Blog Post

Cryptoeconomics – the opportunities and challenges of blockchain

While the activities using the peer-to-peer cryptocurrency Bitcoin swing between legal and illegal, the attention has been increasingly shifting to the technology underlying Bitcoin, known as blockchain. The mechanics and economics of Bitcoin have been reviewed in a previous Bruegel blogpost. In this blog review we explain, or at least attempt to, what blockchain is and whether it contains the extraordinary innovation potential that its proponents believe it to have, or perhaps such hype is oversold.

By: and Date: July 3, 2017 Topic: Digital economy and innovation

What is blockchain?

The Economist explains that in order to understand how blockchain works, first we need to distinguish between three things: the bitcoin, the cryptocurrency, the specific blockchain underlying it and blockchains in general. Bitcoin is the largest, most known project that uses this technology, but numerous other large cryptocurrencies are emerging based on blockchain. Blockchain is a trusted public ledger without single user control or centralized authority, where the participants themselves collectively keep track of the system. Bitcoin’s blockchain, for instance, keeps track of the transactions continuously and prevents double-spending.

Source: The Economist.

Christian Catalini explains on the MIT blog that blockchain, like the internet in its early years, is hard to understand and predict. In a blockchain, transactions are recorded chronologically and form a “block” which can be data of many types- currency, digital rights, identity, property titles to name a few and these data are then formed into “chains” and distributed across many participants in the network. Increasingly, the attention is shifting from Bitcoin to Blockchain and it’s not solely about the use of the digital currency anymore, but rather what other applications blockchain technology could create in the future.

Source: Standard Chartered.

Why use blockchain?

Christian Catalini finds two types of costs that blockchain can reduce for business – the cost of verification and the cost of networking. Businesses and organizations engage in many types of transactions and verifications that demand some kind of review of credentials and verifications, these and related audit processes can be costly and labour intensive. Blockchain, instead has recorded all these attributes and when the need for verification arises, you can do them without incurring any cost. There will be no need for Paypal or audits to verify information anymore. Blockchain can reduce costs of running a secure network. Even though the sharing economy created a more distributed exchange of goods and services and gave rise to Airbnb and Uber, these platforms are still intermediaries. Using blockchain technology can be a step closer to a radical re-think of the way we conduct business and engage in competition. Blockchain as a general purpose technology could have many applications in various industries, such as banking, finance, money transfer, microfinance, identity and privacy, ownership and internet of things, robotics and artificial intelligence. However, he says, like internet at earlier stages, the blockchain’s potential will unfold over many years. But in some industries, such as finance, the disruption might come sooner than the other industries.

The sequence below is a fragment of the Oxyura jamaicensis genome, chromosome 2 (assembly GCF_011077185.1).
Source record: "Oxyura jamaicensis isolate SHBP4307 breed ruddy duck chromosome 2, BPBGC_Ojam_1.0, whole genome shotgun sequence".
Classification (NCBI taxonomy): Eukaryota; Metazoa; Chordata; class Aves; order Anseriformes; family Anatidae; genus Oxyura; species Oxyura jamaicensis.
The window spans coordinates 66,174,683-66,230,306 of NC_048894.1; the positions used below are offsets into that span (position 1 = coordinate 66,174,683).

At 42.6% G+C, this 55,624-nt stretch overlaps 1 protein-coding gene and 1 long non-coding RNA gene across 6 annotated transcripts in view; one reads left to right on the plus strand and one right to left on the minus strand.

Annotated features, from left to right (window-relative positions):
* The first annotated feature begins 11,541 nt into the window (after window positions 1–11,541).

These disruptions already seem to be taking hold. A Financial Times report states that IBM has been hired by seven European banks to create a blockchain system for small and medium-sized companies (SMEs) to access cross border trade finance. The plan for the banks is to start offering trade finance to SMEs through the system. The platform will further add banks, shippers, freight forwarders and shippers and allow SMEs to track orders, make payments and record deliveries.